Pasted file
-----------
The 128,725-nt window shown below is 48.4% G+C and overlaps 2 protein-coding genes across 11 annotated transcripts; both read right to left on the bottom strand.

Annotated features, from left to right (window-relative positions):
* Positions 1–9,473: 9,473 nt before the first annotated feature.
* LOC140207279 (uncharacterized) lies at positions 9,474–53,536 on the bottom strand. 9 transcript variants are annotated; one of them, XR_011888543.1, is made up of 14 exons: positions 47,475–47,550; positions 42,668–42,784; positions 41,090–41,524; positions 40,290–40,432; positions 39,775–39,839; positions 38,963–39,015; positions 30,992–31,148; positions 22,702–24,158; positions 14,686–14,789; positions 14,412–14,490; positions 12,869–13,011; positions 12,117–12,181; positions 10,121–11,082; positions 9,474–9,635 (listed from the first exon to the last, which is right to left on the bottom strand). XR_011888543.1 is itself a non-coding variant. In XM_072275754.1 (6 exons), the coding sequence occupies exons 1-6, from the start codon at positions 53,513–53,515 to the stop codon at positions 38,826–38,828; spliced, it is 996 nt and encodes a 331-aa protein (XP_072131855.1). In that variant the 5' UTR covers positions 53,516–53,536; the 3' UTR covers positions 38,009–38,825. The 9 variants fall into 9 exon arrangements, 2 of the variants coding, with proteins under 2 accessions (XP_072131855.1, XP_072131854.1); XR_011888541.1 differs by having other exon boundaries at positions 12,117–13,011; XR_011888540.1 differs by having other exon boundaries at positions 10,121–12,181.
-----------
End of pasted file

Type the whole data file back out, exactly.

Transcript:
The 128,725-nt window shown below is 48.4% G+C and overlaps 2 protein-coding genes across 11 annotated transcripts; both read right to left on the bottom strand.

Annotated features, from left to right (window-relative positions):
* Positions 1–9,473: 9,473 nt before the first annotated feature.
* LOC140207279 (uncharacterized) lies at positions 9,474–53,536 on the bottom strand. 9 transcript variants are annotated; one of them, XR_011888543.1, is made up of 14 exons: positions 47,475–47,550; positions 42,668–42,784; positions 41,090–41,524; positions 40,290–40,432; positions 39,775–39,839; positions 38,963–39,015; positions 30,992–31,148; positions 22,702–24,158; positions 14,686–14,789; positions 14,412–14,490; positions 12,869–13,011; positions 12,117–12,181; positions 10,121–11,082; positions 9,474–9,635 (listed from the first exon to the last, which is right to left on the bottom strand). XR_011888543.1 is itself a non-coding variant. In XM_072275754.1 (6 exons), the coding sequence occupies exons 1-6, from the start codon at positions 53,513–53,515 to the stop codon at positions 38,826–38,828; spliced, it is 996 nt and encodes a 331-aa protein (XP_072131855.1). In that variant the 5' UTR covers positions 53,516–53,536; the 3' UTR covers positions 38,009–38,825. The 9 variants fall into 9 exon arrangements, 2 of the variants coding, with proteins under 2 accessions (XP_072131855.1, XP_072131854.1); XR_011888541.1 differs by having other exon boundaries at positions 12,117–13,011; XR_011888540.1 differs by having other exon boundaries at positions 10,121–12,181.